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Wednesday, May 18, 2011

Mobile numbers, addresses on Facebook 'a security risk'



A security expert has warned that users should remove their home addresses and phone numbers from their Facebook accounts.

Graham Cluley said the website now gives third parties access to that information.

The website said in a blog post at the weekend that it would give developers of applications access to the contact information of users who install their apps.

"These permissions must be explicitly granted to your application by the user via our standard permissions dialogs. Please note that these permissions only provide access to a user's address and mobile phone number, not their friend's addresses or mobile phone numbers," the Sydney Morning Herald quoted Facebook's Jeff Bowen as saying.

However, Sophos security expert Cluley, has raised doubts over the move.

"You have to ask yourself - is Facebook putting the safety of its 500+ million users as a top priority with this move?" he said.

"It won't take long for scammers to take advantage of this new facility, to use for their own criminal ends."

Cluley advised that users should take personal info such as home addresses and mobile numbers off their pages.

"You can imagine, for instance, that bad guys could set up a rogue app that collects mobile phone numbers and then uses that information for the purposes of SMS spamming or sells on the data to cold-calling companies," he said.

Facebook may have leaked your personal information - Symantec




Facebook users' personal information could have been accidentally leaked to third parties, in particular advertisers, over the past few years, according to Symantec Corp's official web blog.

Third-parties would have had access to personal information such as profiles, photographs and chat, and could have had the ability to post messages, Symantec's web blog said.

"We estimate that as of April 2011, close to 100,000 applications were enabling this leakage," the blog post said.

" ... Over the years, hundreds of thousands of applications may have inadvertently leaked millions of access tokens to third parties," posing a security threat, the blog said.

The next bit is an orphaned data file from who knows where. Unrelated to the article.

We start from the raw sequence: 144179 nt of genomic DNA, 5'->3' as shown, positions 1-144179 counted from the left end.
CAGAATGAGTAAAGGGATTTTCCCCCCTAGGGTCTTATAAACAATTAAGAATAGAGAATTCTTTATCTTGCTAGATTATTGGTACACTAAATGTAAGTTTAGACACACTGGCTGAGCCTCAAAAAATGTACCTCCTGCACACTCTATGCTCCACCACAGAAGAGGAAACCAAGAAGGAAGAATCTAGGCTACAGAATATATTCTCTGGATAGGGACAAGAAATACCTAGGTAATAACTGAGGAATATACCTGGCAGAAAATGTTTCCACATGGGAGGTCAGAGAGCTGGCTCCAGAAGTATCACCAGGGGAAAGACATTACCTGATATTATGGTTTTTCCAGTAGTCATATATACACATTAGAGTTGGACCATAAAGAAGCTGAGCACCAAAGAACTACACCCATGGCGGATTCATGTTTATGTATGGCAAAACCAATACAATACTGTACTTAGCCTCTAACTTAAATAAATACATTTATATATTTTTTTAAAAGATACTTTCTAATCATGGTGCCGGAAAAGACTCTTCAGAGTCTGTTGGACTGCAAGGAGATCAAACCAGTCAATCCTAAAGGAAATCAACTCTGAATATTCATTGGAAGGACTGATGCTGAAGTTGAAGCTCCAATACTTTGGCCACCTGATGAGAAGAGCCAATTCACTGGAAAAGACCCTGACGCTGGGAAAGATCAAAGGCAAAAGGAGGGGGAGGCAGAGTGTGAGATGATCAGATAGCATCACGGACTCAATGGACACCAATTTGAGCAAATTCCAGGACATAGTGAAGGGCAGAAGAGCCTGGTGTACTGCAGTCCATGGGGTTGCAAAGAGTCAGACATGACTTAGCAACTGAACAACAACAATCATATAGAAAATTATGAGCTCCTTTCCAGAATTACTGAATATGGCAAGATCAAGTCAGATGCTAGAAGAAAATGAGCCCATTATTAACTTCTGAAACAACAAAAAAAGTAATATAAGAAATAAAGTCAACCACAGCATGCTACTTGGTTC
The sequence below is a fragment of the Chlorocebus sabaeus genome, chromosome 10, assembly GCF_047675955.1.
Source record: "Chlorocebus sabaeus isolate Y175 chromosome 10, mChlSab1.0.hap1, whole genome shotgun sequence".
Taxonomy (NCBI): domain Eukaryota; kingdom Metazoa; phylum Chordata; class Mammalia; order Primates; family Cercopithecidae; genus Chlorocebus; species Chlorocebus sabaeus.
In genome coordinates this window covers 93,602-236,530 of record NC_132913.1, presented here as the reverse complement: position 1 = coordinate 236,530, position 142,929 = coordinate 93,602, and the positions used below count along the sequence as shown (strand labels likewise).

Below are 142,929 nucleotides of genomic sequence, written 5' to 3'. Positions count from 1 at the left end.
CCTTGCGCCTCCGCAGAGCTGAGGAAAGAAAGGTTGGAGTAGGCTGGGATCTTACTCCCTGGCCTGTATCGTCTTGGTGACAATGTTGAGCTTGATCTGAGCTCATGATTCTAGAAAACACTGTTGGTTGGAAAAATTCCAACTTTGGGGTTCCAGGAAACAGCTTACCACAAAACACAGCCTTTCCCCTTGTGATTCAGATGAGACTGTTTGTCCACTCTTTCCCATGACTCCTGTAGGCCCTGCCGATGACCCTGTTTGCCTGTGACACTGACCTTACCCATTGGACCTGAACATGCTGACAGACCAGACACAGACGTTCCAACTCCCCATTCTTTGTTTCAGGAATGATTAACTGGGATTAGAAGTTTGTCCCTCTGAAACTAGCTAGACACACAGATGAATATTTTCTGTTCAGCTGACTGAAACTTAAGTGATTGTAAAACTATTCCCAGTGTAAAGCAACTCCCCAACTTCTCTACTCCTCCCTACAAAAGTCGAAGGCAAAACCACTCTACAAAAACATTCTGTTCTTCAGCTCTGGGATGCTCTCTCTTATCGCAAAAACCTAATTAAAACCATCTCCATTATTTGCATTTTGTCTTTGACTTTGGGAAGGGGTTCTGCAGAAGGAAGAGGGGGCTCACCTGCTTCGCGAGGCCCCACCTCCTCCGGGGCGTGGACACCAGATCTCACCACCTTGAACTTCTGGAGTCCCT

The third-parties may not have realized their ability to access the information, the blog post said.

Facebook was notified of this issue and has confirmed the leakage, the post said.

The blog also said Facebook , the world's largest social networking website, has taken steps to resolve the issue.

Facebook was not immediately available for comment.

Facebook has more than 500 million users and is challenging Google Inc and Yahoo Inc for users' time online and for advertising dollars.

5 things you should never share on Facebook




Almost every user likes to share everything on their Facebook page but certain updates can lead to criticism, embarrassment and even job termination.

So here's a shortlist of what you shouldn't share on the social networking site, reports CBS news.

1.That your job sucks.

If you say this, you could be fired.

2.That you hate your ex.

In the event that you and your boyfriend get back together, or you and that friend you had a falling out with start talking again, you'll look like a total sucker. It's okay to let your emotions govern your thoughts but keep your feelings off your Facebook until you've started to think clearly about said ex.

The important thing to remember about social networks is that although you have the option to delete your comments, sometimes it can be too late. It's immediate and someone might've laid eyes on it before your retraction.

3.That you're going on vacation and then give the dates you're away.

You could be robbed. A recent study found that thieves scan social networking sites like Facebook and Twitter for folks in targeted neighbourhoods before they strike.

4.That you love yourself.

In fact, don't give any indication that you're your biggest fan. Your followers will only think the opposite. It's the biggest barometer of insecurity. Researchers at the University at Buffalo also found that women who base their self-worth on appearance and what people think of them tend to upload pictures very frequently.

5.That you're mean.

Saying mean things about people can only make you undesirable-for potential employers, dates, friends and strangers.